With prayer, discernment and a short letter to aid Paul and Barnabas in their efforts of helping share the gospel with more people, the early church leaders removed the obstacles for the Gentiles down to just four. These four laws would prove to be the least obtrusive for Gentiles to follow and basically eliminated the “identity” portion of the covenant between Abraham and God. You and I can gloss this over, assuming it must have gone smoothly or people didn’t have any kick-back over the decision.  We would be wrong.  Very wrong. I am sure this more than ruffled a lot of feathers, but the church leaders were committed to the mission Jesus had given them “go and make disciples.” And, it was this mission that allowed them to see that they had placed stumbling blocks in the way of some people coming to know Christ.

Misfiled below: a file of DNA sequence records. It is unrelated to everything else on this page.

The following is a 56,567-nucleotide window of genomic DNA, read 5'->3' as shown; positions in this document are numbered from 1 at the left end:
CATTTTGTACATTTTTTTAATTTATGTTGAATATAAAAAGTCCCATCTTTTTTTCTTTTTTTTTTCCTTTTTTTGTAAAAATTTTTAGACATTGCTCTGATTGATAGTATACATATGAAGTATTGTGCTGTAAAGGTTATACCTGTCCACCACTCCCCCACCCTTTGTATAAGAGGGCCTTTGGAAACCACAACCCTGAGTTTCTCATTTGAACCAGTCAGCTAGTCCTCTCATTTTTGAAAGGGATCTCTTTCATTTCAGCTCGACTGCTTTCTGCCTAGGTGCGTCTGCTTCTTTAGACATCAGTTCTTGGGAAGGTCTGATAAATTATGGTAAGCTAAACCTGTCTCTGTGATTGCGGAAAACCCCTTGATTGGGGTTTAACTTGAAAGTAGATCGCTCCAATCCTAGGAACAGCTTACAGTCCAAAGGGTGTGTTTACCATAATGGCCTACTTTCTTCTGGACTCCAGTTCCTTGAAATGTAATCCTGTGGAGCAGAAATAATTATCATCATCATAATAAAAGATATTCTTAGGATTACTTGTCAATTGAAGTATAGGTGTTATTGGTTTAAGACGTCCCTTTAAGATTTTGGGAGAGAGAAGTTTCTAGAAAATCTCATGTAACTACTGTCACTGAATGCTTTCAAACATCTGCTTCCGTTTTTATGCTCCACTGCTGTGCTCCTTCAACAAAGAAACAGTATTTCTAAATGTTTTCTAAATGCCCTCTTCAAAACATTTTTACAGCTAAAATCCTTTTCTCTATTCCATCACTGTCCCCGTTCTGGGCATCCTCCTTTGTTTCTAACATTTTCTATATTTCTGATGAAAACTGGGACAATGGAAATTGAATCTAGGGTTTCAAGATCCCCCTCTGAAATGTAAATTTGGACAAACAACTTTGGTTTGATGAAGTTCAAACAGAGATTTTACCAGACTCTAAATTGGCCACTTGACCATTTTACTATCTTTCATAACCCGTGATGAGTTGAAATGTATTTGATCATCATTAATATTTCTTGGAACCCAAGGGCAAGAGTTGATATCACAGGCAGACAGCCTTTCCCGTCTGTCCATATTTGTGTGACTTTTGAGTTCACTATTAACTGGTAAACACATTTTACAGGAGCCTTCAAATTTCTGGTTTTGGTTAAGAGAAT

Want a little hard truth?  Your church has stumbling blocks too.  It is likely that, like the early church, some of your greatest stumbling blocks might be very well wrapped up in your identity. This leaves us with two questions to ask: Can you identify your church’s stumbling blocks, and, are you willing to remove them? 

Let’s be honest, conforming to the life of a Christ-follower is difficult! I mean, how easy is it to forgive when someone has hurt you?  What about loving your enemy and praying for those who persecute you? Serving others, offering yourself as a daily sacrifice to God, keeping yourself pure and keeping a tight reign on your tongue – all of these things can be difficult even to those of us who have been Christians for a long time. Why, then, should we make it even more difficult for people who are turning to Christ to conform to Gods standards AND ours?